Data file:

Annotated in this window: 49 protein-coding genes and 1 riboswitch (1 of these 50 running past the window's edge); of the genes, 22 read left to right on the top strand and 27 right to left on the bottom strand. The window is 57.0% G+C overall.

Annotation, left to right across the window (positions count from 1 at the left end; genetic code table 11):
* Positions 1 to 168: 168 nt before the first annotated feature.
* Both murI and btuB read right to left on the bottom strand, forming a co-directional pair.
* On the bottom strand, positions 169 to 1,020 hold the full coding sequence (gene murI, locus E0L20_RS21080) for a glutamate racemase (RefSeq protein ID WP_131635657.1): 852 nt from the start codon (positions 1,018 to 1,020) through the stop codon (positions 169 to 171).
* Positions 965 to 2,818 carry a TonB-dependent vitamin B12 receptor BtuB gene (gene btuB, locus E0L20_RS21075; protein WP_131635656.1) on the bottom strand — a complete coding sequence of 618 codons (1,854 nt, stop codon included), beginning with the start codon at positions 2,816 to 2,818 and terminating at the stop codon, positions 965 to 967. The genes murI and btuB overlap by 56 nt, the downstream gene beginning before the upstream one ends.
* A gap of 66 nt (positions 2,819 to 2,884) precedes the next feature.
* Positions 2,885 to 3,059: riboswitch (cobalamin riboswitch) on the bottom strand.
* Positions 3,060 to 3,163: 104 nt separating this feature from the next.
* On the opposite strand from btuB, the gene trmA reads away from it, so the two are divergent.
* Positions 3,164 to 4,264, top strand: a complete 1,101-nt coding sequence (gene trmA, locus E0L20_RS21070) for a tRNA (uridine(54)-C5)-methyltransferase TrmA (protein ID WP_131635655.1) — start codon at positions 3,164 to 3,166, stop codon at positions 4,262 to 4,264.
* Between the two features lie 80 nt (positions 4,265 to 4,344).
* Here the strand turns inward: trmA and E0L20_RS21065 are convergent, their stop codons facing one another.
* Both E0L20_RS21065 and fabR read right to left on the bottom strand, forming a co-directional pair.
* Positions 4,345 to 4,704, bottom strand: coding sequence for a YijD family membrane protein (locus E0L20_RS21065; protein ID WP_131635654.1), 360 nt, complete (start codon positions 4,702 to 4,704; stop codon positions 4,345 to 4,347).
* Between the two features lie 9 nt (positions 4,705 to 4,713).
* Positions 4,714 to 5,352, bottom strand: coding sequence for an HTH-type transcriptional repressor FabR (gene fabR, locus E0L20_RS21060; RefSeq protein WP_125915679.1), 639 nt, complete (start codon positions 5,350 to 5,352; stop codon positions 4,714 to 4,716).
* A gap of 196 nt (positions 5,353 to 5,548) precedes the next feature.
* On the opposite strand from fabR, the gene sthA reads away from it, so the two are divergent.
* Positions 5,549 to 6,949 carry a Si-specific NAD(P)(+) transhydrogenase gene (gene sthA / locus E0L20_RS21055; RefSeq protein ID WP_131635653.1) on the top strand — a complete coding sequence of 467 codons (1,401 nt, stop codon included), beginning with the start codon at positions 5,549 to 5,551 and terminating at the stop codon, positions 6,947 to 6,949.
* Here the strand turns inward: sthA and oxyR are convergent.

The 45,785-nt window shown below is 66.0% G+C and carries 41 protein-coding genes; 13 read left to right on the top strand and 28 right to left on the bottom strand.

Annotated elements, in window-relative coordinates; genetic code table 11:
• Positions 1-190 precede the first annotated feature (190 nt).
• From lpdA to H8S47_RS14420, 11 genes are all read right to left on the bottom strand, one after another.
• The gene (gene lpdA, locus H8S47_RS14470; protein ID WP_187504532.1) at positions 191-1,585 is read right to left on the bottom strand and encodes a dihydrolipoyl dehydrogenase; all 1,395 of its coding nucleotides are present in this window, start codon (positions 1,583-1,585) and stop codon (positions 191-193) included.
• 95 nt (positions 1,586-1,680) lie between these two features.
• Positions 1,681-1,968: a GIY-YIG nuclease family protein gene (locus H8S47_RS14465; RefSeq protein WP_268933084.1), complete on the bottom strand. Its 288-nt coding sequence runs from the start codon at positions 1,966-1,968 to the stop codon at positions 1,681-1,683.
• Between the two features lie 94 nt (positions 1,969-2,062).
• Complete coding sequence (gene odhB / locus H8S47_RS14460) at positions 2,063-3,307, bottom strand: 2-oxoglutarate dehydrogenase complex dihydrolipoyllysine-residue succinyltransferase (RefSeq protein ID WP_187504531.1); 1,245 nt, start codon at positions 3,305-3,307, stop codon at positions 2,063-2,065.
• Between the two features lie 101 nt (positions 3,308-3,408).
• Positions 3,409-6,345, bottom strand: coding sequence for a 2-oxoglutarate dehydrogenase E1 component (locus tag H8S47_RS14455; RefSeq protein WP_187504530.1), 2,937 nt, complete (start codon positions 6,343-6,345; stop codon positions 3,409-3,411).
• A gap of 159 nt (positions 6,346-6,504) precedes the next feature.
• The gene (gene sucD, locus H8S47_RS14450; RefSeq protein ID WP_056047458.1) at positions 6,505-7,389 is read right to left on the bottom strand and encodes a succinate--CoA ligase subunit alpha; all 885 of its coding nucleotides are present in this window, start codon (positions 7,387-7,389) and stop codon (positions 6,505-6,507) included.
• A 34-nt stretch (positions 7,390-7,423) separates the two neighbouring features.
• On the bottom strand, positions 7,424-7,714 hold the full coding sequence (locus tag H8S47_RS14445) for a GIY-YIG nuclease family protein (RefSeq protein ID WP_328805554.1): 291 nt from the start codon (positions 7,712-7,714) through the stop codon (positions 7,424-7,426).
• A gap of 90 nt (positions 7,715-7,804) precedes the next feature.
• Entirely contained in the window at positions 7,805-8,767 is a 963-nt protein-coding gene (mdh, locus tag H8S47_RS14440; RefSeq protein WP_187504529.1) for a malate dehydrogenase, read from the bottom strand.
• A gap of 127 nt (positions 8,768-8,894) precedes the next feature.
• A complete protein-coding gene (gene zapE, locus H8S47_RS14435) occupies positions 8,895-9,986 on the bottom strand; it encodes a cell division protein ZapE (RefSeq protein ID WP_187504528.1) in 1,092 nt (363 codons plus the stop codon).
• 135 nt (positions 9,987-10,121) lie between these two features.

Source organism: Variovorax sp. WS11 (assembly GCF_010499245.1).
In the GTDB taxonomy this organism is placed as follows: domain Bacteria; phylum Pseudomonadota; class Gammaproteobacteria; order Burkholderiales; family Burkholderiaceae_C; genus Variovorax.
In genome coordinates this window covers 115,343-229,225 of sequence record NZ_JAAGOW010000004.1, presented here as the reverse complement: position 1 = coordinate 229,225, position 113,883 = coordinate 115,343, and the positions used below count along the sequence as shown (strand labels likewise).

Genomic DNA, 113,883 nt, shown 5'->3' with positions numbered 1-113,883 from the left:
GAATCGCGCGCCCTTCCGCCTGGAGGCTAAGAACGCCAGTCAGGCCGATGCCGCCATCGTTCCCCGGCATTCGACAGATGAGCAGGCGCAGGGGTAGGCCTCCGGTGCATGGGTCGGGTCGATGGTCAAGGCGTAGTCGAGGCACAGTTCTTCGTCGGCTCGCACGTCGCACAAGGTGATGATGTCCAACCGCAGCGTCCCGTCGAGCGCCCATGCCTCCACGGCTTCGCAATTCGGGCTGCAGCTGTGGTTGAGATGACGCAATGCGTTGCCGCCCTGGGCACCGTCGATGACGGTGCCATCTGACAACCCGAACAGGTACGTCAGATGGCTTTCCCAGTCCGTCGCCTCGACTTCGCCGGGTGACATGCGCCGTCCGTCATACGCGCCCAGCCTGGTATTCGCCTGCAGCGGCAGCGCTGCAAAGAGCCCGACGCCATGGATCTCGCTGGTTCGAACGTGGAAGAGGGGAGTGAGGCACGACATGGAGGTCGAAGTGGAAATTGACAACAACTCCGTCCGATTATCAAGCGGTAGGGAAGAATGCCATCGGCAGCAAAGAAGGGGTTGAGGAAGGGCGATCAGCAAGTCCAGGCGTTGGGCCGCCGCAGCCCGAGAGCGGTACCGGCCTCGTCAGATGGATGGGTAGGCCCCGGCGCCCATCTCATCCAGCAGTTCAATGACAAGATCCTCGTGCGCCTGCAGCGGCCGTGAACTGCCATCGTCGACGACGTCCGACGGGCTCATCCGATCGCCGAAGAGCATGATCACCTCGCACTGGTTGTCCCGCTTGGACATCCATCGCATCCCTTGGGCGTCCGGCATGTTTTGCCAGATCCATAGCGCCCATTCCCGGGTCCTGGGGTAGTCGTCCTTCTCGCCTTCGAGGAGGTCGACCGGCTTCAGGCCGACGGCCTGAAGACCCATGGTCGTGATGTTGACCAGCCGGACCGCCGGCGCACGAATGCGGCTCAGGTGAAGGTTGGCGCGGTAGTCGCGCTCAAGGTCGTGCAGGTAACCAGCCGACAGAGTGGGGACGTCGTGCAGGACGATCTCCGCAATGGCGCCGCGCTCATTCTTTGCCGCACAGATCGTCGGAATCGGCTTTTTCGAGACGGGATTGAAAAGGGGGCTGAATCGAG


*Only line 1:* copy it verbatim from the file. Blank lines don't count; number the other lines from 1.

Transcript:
Annotated in this window: 49 protein-coding genes and 1 riboswitch (1 of these 50 running past the window's edge); of the genes, 22 read left to right on the top strand and 27 right to left on the bottom strand. The window is 57.0% G+C overall.